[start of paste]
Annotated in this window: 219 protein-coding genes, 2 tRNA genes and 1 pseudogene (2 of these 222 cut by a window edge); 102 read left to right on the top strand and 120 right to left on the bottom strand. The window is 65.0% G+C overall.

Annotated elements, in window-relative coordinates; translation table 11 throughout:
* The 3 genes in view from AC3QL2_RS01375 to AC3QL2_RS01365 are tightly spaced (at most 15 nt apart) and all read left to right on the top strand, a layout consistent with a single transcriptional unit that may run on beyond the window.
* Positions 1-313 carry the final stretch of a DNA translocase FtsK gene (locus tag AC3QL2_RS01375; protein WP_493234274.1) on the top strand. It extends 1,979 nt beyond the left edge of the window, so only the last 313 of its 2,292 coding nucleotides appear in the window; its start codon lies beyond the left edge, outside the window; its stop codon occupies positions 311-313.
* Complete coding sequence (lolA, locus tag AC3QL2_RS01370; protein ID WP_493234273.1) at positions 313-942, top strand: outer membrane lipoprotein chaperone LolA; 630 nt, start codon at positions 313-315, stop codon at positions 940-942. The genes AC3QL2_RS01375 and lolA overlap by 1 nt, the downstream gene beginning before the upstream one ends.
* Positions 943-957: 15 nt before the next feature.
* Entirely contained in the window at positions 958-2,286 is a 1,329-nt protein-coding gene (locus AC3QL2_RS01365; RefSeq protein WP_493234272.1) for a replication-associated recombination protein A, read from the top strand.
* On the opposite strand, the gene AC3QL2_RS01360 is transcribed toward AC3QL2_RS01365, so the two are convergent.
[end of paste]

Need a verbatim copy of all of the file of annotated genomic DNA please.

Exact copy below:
Annotated in this window: 219 protein-coding genes, 2 tRNA genes and 1 pseudogene (2 of these 222 cut by a window edge); 102 read left to right on the top strand and 120 right to left on the bottom strand. The window is 65.0% G+C overall.

Annotated elements, in window-relative coordinates; translation table 11 throughout:
* The 3 genes in view from AC3QL2_RS01375 to AC3QL2_RS01365 are tightly spaced (at most 15 nt apart) and all read left to right on the top strand, a layout consistent with a single transcriptional unit that may run on beyond the window.
* Positions 1-313 carry the final stretch of a DNA translocase FtsK gene (locus tag AC3QL2_RS01375; protein WP_493234274.1) on the top strand. It extends 1,979 nt beyond the left edge of the window, so only the last 313 of its 2,292 coding nucleotides appear in the window; its start codon lies beyond the left edge, outside the window; its stop codon occupies positions 311-313.
* Complete coding sequence (lolA, locus tag AC3QL2_RS01370; protein ID WP_493234273.1) at positions 313-942, top strand: outer membrane lipoprotein chaperone LolA; 630 nt, start codon at positions 313-315, stop codon at positions 940-942. The genes AC3QL2_RS01375 and lolA overlap by 1 nt, the downstream gene beginning before the upstream one ends.
* Positions 943-957: 15 nt before the next feature.
* Entirely contained in the window at positions 958-2,286 is a 1,329-nt protein-coding gene (locus AC3QL2_RS01365; RefSeq protein WP_493234272.1) for a replication-associated recombination protein A, read from the top strand.
* On the opposite strand, the gene AC3QL2_RS01360 is transcribed toward AC3QL2_RS01365, so the two are convergent.